by Lynn on October 30, 2022

in The Passionate Playgoer

Live and in person at Theatre Aquarius in Hamilton, Ont. until November 5, 2022.

Written by Marcia Johnson

Directed by Esie Mensah

Set and costumes by Jackie Chau

Lighting by Tim Rodrigues

Sound by Christopher Stanton

Cast: Percy Anane-Dwumfour

Kevin Hare

Kaylee Harwood

Germaine Konji

Keren Roberts

A wonderfully clear production thanks to director Esie Mensah and her dandy cast.

The Story. The story takes place in two time periods in two places: 1952 in Kenya and in 2015 in London, England. In 1952 in Kenya, Mercy a restaurant owner, is hired to cook for the impending visit of Princess Elizabeth (soon to be Queen) and the Duke of Edinburgh.  

 In 2015, in London, England, Tia a young Kenyan-born Canadian, is working as an intern on a TV drama series about the British royal family (think The Crown) – while also pursuing a writing project of her own.

In both the 1952 section and the 2015 section the story initially is being told and managed by white voices to the exclusion of black voices. And then Mercy in Kenya in 1952 and Tia in London in 2015 decide to correct the exclusion. The play explores questions of colonialism, nationalism and who gets to have a voice.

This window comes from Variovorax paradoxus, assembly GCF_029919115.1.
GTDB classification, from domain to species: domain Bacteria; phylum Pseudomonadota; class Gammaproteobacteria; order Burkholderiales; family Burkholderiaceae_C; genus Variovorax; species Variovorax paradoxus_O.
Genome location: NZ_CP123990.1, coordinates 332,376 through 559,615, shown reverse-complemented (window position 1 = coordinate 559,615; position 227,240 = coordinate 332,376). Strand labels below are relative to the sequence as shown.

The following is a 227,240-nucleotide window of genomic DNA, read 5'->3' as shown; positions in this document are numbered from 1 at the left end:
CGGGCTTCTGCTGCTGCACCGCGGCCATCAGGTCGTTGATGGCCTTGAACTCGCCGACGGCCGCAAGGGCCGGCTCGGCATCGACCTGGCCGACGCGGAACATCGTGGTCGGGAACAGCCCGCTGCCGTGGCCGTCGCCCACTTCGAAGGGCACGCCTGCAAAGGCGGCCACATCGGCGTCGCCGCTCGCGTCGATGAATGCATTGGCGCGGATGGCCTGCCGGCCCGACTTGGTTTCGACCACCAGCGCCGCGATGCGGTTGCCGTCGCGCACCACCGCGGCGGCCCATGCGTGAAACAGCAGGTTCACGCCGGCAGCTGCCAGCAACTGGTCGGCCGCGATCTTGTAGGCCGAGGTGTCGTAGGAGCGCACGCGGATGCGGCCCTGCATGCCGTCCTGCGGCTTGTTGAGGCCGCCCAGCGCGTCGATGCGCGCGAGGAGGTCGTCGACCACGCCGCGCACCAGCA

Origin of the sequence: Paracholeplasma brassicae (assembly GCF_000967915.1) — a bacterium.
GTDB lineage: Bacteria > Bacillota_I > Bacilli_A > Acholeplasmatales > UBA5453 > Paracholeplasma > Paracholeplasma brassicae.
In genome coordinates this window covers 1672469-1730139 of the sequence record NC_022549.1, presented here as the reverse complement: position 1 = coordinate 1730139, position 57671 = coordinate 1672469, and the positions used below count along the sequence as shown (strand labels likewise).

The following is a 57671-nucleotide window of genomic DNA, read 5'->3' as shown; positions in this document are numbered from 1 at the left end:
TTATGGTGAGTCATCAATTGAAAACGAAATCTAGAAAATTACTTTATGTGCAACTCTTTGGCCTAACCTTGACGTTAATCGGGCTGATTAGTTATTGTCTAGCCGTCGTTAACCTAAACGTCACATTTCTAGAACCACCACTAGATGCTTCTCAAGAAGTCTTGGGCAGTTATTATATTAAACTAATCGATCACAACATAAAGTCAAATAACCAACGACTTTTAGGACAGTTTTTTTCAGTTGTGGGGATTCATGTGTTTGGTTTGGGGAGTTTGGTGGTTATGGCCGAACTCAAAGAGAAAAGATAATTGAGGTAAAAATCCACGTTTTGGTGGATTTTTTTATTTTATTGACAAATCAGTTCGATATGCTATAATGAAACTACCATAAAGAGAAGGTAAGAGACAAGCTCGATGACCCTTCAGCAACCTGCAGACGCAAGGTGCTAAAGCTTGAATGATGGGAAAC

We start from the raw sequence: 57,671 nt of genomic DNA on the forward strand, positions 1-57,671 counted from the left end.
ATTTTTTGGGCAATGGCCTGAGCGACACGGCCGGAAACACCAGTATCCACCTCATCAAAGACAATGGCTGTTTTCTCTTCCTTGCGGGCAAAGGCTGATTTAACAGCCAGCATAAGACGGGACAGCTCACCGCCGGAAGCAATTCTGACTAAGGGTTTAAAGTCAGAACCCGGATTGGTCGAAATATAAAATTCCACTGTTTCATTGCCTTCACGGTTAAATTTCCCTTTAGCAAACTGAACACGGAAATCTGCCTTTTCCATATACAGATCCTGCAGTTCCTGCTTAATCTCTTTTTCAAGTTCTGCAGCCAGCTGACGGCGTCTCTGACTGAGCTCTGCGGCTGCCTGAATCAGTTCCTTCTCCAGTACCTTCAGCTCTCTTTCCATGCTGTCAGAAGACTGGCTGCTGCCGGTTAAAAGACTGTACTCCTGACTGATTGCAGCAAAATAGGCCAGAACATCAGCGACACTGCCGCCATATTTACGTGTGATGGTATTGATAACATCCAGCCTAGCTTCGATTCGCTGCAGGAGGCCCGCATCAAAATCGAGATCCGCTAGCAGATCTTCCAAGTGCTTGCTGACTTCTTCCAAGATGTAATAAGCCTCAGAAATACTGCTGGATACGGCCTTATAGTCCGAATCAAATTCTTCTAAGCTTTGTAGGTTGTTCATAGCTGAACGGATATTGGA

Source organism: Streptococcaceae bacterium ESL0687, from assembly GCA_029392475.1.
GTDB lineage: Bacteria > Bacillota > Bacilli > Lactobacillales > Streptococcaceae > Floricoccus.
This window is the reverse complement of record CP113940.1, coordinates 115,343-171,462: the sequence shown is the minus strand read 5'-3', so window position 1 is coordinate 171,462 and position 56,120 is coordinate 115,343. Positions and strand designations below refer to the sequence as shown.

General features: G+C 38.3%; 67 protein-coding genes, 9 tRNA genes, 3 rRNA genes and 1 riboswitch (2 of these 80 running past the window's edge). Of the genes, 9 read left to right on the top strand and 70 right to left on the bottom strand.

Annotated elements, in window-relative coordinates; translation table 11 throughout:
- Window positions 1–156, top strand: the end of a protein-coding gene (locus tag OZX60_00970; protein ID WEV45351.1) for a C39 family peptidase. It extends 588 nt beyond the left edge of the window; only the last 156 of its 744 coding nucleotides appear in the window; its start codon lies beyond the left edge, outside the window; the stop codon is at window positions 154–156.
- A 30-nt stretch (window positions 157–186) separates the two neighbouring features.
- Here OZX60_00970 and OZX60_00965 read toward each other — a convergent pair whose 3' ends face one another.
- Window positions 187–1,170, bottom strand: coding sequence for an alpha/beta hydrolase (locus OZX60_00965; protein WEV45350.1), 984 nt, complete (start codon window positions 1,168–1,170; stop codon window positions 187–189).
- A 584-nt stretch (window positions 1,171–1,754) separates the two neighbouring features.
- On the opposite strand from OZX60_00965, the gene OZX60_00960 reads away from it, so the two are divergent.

The Production. I find the structure of Marcia Johnson’s play problematic. Each scene bounces back and forth between 1952 and 2015. The two previous productions I’ve seen over the last few years have done little to clarify the situation, with many shiftings of tables and chairs to establish the different time periods and scene locations. I have often thought that projections indicating the year and location would help but these weren’t used in the two previous productions. Esie Mensah, a wonderful dancer, choreographer and now director has solved this problem efficiently, simply and with great detail, even without the time/place projections.

Designer, Jackie Chau has created distinct spaces on the stage for each time period and country. The scenes in Kenya in 1952 are placed stage right. The entrance to Mercy’s restaurant is up centre through parting double doors over which is an arch. A simple table and chairs are a bit stage right. There is a vibrant table cloth with a bold design covering the table. Later when the action shifts to the lodge in Kenya where Princess Elizabeth (Kaylee Harwood) and the Duke of Edinburgh will stay for their visit, there is a long table and chairs again with a table covering. There is a stairway with a bold pattern on the rise of the stairs in the Kenya scenes also stage right. The London scenes are placed stage left with a desk, some chairs and another staircase with another pattern, rather somber and a bit ponderous. That said “London, 2015” to me.

Jackie Chau’s costumes for each time period and country are just as distinctive. The clothes for Mercy (Keren Roberts) and Faith (Germaine Konji) are traditional for Kenya, the colours and patterns are very vivid and arresting. Talbot (Kevin Hare), the Princess’ envoy is dressed in a prime suit and tie. The clothes for Tia (Germaine Konji) and Robin (Kaylee Harwood) in London are casual. Great care went into the choosing of the fabrics, design and table coverings to appear as authentic to Kenya in particularly as possible.